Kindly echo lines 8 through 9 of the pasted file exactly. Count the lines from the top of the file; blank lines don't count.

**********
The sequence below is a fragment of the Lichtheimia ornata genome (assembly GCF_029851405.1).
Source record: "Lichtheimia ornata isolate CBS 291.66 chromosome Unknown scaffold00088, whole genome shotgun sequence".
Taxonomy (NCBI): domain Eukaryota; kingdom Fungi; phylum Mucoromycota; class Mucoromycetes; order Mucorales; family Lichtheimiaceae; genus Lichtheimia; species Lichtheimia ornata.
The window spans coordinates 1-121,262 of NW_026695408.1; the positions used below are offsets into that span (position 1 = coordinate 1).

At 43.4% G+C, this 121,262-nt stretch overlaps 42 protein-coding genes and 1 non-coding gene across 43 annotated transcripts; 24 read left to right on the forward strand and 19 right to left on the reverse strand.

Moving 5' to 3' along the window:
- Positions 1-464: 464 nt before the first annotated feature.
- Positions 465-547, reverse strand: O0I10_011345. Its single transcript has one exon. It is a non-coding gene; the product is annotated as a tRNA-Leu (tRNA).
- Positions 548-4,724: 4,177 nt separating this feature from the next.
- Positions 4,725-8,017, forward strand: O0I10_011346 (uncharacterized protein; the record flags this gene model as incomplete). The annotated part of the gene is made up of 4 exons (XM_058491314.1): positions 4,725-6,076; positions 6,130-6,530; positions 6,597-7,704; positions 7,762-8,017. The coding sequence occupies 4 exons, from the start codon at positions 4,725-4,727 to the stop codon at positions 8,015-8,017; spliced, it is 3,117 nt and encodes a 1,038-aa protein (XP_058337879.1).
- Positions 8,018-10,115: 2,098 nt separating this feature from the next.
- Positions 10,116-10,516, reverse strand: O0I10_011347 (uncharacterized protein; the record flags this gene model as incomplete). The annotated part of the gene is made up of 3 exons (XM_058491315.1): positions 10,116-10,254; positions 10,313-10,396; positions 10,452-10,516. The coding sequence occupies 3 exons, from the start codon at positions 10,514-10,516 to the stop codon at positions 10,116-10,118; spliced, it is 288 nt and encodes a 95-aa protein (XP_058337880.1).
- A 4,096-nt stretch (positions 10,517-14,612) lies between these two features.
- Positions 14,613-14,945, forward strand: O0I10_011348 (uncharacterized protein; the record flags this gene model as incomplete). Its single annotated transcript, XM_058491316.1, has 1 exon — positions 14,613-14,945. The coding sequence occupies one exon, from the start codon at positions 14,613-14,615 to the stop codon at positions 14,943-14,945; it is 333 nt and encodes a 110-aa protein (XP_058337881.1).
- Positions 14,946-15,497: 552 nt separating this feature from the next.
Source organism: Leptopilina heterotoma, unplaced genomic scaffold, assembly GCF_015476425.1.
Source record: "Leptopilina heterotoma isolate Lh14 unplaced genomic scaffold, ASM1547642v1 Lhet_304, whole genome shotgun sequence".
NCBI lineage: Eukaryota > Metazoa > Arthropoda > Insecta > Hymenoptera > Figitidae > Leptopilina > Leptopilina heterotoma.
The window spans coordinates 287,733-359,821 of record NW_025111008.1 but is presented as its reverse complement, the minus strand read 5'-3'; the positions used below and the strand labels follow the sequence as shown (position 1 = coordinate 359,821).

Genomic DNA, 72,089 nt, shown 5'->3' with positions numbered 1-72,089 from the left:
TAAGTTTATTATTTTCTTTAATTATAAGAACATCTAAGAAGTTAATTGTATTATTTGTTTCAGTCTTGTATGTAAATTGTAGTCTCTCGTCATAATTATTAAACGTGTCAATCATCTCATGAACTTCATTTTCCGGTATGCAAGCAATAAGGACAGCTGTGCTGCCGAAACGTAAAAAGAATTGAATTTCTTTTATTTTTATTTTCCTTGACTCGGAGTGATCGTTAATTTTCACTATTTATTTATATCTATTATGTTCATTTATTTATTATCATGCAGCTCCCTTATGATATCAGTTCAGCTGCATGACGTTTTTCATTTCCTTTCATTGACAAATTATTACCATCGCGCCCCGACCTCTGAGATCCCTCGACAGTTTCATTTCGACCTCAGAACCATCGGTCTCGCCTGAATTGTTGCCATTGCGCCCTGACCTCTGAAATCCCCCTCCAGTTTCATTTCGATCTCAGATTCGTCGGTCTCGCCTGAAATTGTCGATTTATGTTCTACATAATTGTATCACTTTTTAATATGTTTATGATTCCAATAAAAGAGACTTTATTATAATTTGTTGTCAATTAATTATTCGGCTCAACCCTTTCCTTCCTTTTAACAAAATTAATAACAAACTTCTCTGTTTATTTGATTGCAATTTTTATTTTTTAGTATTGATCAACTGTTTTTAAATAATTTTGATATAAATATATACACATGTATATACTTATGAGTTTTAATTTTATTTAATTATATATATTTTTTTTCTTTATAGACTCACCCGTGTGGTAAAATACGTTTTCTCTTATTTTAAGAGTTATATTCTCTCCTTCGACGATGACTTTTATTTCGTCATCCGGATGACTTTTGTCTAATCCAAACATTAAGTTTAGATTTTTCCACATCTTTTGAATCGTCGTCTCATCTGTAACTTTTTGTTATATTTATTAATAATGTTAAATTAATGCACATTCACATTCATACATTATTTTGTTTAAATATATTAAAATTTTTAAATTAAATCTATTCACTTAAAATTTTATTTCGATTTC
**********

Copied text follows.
- Positions 465-547, reverse strand: O0I10_011345. Its single transcript has one exon. It is a non-coding gene; the product is annotated as a tRNA-Leu (tRNA).
- Positions 548-4,724: 4,177 nt separating this feature from the next.